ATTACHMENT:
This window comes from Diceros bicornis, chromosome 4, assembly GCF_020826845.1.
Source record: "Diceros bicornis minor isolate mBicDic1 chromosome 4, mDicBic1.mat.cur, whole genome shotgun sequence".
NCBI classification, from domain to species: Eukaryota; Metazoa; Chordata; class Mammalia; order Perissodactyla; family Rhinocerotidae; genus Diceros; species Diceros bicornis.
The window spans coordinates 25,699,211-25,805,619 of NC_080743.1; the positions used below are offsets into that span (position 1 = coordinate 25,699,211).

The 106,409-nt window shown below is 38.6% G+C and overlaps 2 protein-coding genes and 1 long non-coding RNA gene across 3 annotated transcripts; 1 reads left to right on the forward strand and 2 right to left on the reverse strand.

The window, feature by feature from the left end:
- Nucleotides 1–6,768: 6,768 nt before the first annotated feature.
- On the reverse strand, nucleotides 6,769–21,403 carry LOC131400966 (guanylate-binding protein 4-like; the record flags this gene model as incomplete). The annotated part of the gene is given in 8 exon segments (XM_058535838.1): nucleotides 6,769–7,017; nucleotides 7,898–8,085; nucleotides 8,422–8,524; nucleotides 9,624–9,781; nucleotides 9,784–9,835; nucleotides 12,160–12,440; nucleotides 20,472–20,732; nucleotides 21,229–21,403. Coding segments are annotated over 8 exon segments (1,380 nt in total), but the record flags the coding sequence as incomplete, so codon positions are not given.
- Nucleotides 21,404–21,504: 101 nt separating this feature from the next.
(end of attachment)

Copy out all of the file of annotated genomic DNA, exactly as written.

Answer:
This window comes from Diceros bicornis, chromosome 4, assembly GCF_020826845.1.
Source record: "Diceros bicornis minor isolate mBicDic1 chromosome 4, mDicBic1.mat.cur, whole genome shotgun sequence".
NCBI classification, from domain to species: Eukaryota; Metazoa; Chordata; class Mammalia; order Perissodactyla; family Rhinocerotidae; genus Diceros; species Diceros bicornis.
The window spans coordinates 25,699,211-25,805,619 of NC_080743.1; the positions used below are offsets into that span (position 1 = coordinate 25,699,211).

The 106,409-nt window shown below is 38.6% G+C and overlaps 2 protein-coding genes and 1 long non-coding RNA gene across 3 annotated transcripts; 1 reads left to right on the forward strand and 2 right to left on the reverse strand.

The window, feature by feature from the left end:
- Nucleotides 1–6,768: 6,768 nt before the first annotated feature.
- On the reverse strand, nucleotides 6,769–21,403 carry LOC131400966 (guanylate-binding protein 4-like; the record flags this gene model as incomplete). The annotated part of the gene is given in 8 exon segments (XM_058535838.1): nucleotides 6,769–7,017; nucleotides 7,898–8,085; nucleotides 8,422–8,524; nucleotides 9,624–9,781; nucleotides 9,784–9,835; nucleotides 12,160–12,440; nucleotides 20,472–20,732; nucleotides 21,229–21,403. Coding segments are annotated over 8 exon segments (1,380 nt in total), but the record flags the coding sequence as incomplete, so codon positions are not given.
- Nucleotides 21,404–21,504: 101 nt separating this feature from the next.